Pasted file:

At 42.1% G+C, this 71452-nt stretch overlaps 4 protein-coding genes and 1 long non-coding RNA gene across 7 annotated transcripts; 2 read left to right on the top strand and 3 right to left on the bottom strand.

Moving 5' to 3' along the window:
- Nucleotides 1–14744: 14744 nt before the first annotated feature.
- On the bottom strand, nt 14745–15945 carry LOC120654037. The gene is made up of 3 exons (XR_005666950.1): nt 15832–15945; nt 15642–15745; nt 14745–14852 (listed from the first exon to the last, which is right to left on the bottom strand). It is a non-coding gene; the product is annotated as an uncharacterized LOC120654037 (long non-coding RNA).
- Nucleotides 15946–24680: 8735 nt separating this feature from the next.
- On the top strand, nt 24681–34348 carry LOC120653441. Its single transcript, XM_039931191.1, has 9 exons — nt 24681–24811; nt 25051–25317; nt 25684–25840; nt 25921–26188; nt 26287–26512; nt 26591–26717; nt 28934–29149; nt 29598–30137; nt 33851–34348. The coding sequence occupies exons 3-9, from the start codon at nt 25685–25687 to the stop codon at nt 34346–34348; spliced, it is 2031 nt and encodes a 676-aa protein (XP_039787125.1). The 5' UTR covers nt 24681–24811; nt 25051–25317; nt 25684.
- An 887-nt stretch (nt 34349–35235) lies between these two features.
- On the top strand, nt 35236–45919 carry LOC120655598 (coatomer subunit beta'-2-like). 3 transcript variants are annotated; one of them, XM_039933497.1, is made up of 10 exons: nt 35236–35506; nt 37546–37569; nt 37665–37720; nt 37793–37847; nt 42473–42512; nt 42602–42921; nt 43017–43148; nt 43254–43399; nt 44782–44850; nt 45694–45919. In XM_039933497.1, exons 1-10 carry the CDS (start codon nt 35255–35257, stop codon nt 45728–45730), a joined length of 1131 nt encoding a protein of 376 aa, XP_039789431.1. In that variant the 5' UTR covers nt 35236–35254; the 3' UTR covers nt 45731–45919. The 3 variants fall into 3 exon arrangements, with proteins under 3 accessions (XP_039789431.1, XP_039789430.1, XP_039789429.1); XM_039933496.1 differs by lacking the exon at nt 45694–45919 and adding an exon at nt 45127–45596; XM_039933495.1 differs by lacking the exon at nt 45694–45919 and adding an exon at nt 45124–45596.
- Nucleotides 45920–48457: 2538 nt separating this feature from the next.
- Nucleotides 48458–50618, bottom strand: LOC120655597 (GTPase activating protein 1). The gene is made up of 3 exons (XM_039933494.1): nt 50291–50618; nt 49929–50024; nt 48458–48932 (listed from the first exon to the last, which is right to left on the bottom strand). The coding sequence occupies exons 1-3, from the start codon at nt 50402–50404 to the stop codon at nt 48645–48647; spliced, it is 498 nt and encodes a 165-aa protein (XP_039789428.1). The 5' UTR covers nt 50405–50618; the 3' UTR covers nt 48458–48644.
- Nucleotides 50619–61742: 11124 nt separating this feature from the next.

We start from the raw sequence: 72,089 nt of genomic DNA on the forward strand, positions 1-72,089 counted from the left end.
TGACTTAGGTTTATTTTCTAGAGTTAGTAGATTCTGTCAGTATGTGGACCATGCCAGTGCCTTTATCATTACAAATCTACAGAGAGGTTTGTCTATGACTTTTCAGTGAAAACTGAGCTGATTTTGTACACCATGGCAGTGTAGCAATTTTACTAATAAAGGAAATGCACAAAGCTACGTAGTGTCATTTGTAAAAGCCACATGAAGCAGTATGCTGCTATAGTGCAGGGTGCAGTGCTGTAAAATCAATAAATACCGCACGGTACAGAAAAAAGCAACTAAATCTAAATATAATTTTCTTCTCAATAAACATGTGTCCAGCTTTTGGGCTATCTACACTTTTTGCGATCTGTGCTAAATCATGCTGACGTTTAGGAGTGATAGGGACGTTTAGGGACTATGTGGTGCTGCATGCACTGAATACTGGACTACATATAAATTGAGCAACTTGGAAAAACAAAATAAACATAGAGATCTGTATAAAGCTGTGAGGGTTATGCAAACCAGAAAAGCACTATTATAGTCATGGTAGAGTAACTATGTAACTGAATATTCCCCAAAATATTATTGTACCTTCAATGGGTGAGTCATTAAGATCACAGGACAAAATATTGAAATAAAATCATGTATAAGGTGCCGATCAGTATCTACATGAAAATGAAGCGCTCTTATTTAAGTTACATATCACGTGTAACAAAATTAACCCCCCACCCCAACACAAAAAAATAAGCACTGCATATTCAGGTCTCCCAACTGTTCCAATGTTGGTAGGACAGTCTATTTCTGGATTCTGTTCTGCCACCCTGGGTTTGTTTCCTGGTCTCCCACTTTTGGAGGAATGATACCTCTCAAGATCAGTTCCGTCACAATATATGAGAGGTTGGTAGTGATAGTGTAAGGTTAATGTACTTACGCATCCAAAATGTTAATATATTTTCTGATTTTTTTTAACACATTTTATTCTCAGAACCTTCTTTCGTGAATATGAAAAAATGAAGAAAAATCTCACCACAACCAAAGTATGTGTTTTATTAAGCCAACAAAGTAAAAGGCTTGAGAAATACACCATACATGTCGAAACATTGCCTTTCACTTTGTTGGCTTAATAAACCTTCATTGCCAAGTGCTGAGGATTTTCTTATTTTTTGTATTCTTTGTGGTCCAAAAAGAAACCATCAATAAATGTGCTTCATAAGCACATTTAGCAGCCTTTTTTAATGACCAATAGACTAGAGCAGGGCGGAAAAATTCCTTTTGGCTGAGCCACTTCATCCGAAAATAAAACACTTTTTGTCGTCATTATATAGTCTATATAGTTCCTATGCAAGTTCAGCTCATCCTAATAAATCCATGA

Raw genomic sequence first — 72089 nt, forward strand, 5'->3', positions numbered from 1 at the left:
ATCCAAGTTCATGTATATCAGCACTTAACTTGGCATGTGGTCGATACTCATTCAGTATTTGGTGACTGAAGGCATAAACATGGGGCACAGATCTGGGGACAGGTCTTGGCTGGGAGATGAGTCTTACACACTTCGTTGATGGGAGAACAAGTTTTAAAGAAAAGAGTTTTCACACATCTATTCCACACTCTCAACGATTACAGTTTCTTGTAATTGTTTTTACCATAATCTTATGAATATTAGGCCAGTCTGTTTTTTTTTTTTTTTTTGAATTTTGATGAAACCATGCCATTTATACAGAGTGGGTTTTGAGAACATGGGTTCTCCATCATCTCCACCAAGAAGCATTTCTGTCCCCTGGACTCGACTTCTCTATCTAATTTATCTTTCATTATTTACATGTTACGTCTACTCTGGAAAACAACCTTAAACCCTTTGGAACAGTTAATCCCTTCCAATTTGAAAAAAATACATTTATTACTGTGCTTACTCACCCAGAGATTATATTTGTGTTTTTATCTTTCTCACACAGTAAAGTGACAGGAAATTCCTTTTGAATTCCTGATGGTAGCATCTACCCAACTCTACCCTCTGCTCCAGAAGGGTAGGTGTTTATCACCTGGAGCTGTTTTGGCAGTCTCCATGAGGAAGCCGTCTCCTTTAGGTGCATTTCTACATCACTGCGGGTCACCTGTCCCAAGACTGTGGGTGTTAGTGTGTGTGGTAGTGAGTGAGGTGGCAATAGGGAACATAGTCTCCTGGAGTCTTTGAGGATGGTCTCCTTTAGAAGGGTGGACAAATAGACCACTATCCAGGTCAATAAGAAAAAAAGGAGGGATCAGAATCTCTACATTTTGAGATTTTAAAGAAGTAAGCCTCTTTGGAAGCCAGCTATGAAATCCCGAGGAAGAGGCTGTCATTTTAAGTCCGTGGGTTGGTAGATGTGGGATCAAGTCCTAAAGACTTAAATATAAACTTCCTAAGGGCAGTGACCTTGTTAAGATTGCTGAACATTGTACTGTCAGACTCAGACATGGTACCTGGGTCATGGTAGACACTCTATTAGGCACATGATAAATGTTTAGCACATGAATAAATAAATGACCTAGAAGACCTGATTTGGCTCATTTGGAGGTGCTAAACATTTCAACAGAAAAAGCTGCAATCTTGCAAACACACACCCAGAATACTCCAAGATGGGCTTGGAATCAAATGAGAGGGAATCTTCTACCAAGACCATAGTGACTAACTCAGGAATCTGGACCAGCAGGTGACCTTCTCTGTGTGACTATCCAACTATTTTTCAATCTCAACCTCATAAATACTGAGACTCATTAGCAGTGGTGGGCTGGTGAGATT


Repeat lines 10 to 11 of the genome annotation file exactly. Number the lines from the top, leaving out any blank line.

- Nucleotides 48458–50618, bottom strand: LOC120655597 (GTPase activating protein 1). The gene is made up of 3 exons (XM_039933494.1): nt 50291–50618; nt 49929–50024; nt 48458–48932 (listed from the first exon to the last, which is right to left on the bottom strand). The coding sequence occupies exons 1-3, from the start codon at nt 50402–50404 to the stop codon at nt 48645–48647; spliced, it is 498 nt and encodes a 165-aa protein (XP_039789428.1). The 5' UTR covers nt 50405–50618; the 3' UTR covers nt 48458–48644.
- Nucleotides 50619–61742: 11124 nt separating this feature from the next.